Posted: June 22nd, 2021
lConventional Machining VS Non-Conventional Machining Conventional machining usually involves changing the shape of a workpiece using an implement made of a harder material. Using conventional methods to machine hard metals and alloys means increased demand of time and energy and therefore increases in costs; in some cases conventional machining may not be feasible. Conventional machining also costs in terms of tool wear and in loss of quality in the product owing to induced residual stresses during manufacture.
With ever increasing demand for manufactured goods of hard alloys and metals, such as Inconel 718 or titanium, more interest has gravitated to non-conventional machining methods. Conventional machining can be defined as a process using mechanical (motion) energy. Non-conventional machining utilises other forms of energy. The three main forms of energy used in non-conventional machining processes are as follows : • • • Thermal energy Chemical energy Electrical energy One example of machining using thermal energy is laser. Thermal methods have many advantages over conventional machining, but there are a few of disadvantages. Inconel 718, titanium and other hard metals and alloys have a very high melting point. Using thermal methods will require high energy input for these materials. Concentrating heat onto any material greatly affects its microstructure and will normally cause cracking, which may not be desirable. Safety requirements for thermal methods, especially laser, are demanding in terms of time and cost. Machining large areas or many surfaces at the same time using thermal methods is not normally possible. • • • The methods using electrical energy are electrodischarge machining (EDM) and nodic machining (AM), which are similar in practice. EDM, often refered to as spark erosion, uses pulsed voltage to remove material from a workpiece and a non-conductive medium to clear the debris. Because the medium is electrically inert the tool is a direct reverse of the workpiece and no complicated tool design criteria are required. But the shock of spark erosion can affect the microstructure on the surface of the workpiece. Also, EDM has a lower material removal rate than AM. The chemicals used in AM are non-toxic and the energy required is less than other nonconventional machining processes.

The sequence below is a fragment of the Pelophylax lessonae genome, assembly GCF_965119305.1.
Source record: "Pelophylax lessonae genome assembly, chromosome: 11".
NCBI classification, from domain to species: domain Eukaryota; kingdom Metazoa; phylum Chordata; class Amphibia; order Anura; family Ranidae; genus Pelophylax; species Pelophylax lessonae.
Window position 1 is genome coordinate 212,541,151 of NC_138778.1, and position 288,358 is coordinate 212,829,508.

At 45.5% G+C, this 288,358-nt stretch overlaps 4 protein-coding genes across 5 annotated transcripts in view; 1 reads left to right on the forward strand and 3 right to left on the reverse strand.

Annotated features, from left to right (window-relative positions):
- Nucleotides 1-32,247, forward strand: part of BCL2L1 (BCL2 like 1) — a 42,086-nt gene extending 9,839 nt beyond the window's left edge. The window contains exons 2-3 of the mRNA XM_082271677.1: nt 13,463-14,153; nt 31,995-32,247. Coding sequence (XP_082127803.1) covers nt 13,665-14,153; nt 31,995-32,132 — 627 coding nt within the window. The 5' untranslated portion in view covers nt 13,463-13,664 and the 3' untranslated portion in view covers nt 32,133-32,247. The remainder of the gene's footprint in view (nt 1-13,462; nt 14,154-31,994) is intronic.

It has no effect on the microstructure of the workpiece. The electrolyte can even be common sea water, enabling AM to be used in a sub-sea capacity. The hardness and thermal resistivity of the workpiece material do not matter therefore hard metals and alloys can be machined using tools made from softer materials. The only disadvantage is that tool design is a little more complex than that of EDM, but software is being developed to make this easier. The controllability, environmental versatility, speed, safety and absence of change in workpiece microstructure make AM a competitive manufacturing process.
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